Last year, the Brotherhood had heated internal elections and middle-aged reformists were expected to do well. But under shady circumstances, and to the dismay of many frustrated younger members, they lost their seats at the leadership council. Things have never quite been the same.
Many younger Brotherhood activists, including friends of mine who had been jailed and tortured for their affiliation, froze their membership and joined the ranks of Egypt’s increasingly bold secular youth activists. The groups included the Egyptian Movement for Change and the April 6th Youth. The effect was that the Brotherhood had to play catch-up when these secular democratic forces led the way in the January 25 uprising. The simple fact is that Egypt’s most organized opposition group did not organize Egypt’s only people’s revolt. In addition, it is clear that the Brotherhood has no Khomeini-like figure capable of hijacking this revolution.
A recent poll by the Washington Institute for Near East Policy found that Muslim Brotherhood leaders received barely 1% of Egyptians’ support for the presidency. Only 7% of respondents believed that “the [Mubarak] regime is not Islamic enough.” This suggests that the Brotherhood is likely to win some seats in parliament but unlikely to produce the next president or prime minister of Egypt.
How, then, should policy makers think of the Brotherhood?
In a recent hearing of the U.S. House Intelligence Committee, Director of National Intelligence James Clapper asserted that the Brotherhood is a “largely secular” group. Such blunders are grossly counterproductive, as they hinder the clarity of understanding needed to plan for various contingencies, like Islamist ascendancy.
On the other hand, the alarmist approach—taken by many in Israel, for example—would seem to trade long-term regional security for short-term stability. As the former George W. Bush administration official Elliott Abrams remarked, “the Israelis apparently do not see the irony that they are mourning the departure of the man who created the very situation they now fear.” (Returning to the recent Washington Institute poll, more Egyptians supported peace with Israel than rejected it, and only 18% approved of either Hamas or Iran.)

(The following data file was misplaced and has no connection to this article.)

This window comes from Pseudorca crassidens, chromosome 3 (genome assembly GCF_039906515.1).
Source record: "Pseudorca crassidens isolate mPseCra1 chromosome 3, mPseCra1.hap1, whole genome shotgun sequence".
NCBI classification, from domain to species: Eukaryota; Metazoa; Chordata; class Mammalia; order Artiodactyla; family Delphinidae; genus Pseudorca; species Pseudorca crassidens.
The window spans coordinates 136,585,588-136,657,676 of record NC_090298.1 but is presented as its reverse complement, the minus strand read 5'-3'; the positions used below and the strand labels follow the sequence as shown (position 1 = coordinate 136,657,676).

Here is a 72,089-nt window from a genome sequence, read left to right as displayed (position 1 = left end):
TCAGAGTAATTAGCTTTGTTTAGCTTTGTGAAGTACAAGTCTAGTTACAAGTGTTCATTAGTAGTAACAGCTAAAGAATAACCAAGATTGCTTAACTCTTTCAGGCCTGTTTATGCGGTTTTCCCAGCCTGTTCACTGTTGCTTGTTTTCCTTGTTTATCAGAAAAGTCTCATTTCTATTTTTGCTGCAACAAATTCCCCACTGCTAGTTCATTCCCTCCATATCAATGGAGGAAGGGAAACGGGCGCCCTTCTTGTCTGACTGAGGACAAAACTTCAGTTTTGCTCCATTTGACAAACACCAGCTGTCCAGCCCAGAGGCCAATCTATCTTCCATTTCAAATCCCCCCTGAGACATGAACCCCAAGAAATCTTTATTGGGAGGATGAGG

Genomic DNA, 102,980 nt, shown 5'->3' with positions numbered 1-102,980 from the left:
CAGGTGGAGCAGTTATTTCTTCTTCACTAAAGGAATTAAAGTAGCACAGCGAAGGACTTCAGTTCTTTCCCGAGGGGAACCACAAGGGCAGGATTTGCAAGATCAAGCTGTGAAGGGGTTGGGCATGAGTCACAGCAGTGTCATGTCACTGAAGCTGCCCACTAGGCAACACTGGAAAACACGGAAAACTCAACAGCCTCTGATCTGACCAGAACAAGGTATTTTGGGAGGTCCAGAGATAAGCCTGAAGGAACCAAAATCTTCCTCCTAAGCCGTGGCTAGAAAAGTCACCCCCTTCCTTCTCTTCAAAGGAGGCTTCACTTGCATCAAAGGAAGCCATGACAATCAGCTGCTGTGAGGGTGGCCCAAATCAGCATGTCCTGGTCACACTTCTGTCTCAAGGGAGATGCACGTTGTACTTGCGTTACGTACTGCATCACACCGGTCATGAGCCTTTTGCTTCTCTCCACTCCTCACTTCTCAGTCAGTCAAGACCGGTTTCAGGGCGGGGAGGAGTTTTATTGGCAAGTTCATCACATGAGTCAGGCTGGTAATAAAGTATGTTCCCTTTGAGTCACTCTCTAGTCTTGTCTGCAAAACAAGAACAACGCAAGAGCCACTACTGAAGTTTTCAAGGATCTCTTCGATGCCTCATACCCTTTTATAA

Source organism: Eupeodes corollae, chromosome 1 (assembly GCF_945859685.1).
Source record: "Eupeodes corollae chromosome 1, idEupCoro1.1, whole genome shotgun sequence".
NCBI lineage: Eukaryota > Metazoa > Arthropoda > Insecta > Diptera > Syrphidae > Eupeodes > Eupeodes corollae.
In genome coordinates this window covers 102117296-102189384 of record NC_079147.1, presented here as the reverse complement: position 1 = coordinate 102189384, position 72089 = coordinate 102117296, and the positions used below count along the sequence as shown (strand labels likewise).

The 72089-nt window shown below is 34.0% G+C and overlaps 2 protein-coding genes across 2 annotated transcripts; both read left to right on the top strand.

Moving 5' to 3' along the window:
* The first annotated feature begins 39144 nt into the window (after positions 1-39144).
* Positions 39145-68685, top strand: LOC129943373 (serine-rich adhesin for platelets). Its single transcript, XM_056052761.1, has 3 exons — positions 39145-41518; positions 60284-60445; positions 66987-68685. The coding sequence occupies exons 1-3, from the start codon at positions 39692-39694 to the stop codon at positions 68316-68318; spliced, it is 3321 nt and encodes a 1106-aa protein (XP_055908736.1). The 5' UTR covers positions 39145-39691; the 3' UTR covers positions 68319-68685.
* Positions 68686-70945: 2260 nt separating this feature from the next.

British Prime Minister David Cameron and former Prime Minister Tony Blair have taken a more cautious and reasonable approach. In his groundbreaking speech in Munich, Mr. Cameron declared, “I simply don’t accept that there’s a dead-end choice between a security state and Islamist resistance.” And concerning the risk of a Brotherhood takeover, Mr. Blair said that “The truth is I don’t know and neither does anybody else. And therefore what I am really saying is, don’t be hysterical about it but don’t be complacent about it either.”
As long as we engage all peaceful opposition forces with our eyes open, Egypt can become a beacon for Arab democracy. Like Turkey’s, Egypt’s largely secular army is wary of an Islamist takeover. If we can help Egyptians build a democratic society for the first time in their history, we may see the dawn of a new post-Islamist age that transforms political dynamics world-wide.
Maajid Nawaz, a former prisoner of conscience in Egypt, is executive director of Quilliam, a counterextremism think tank in England.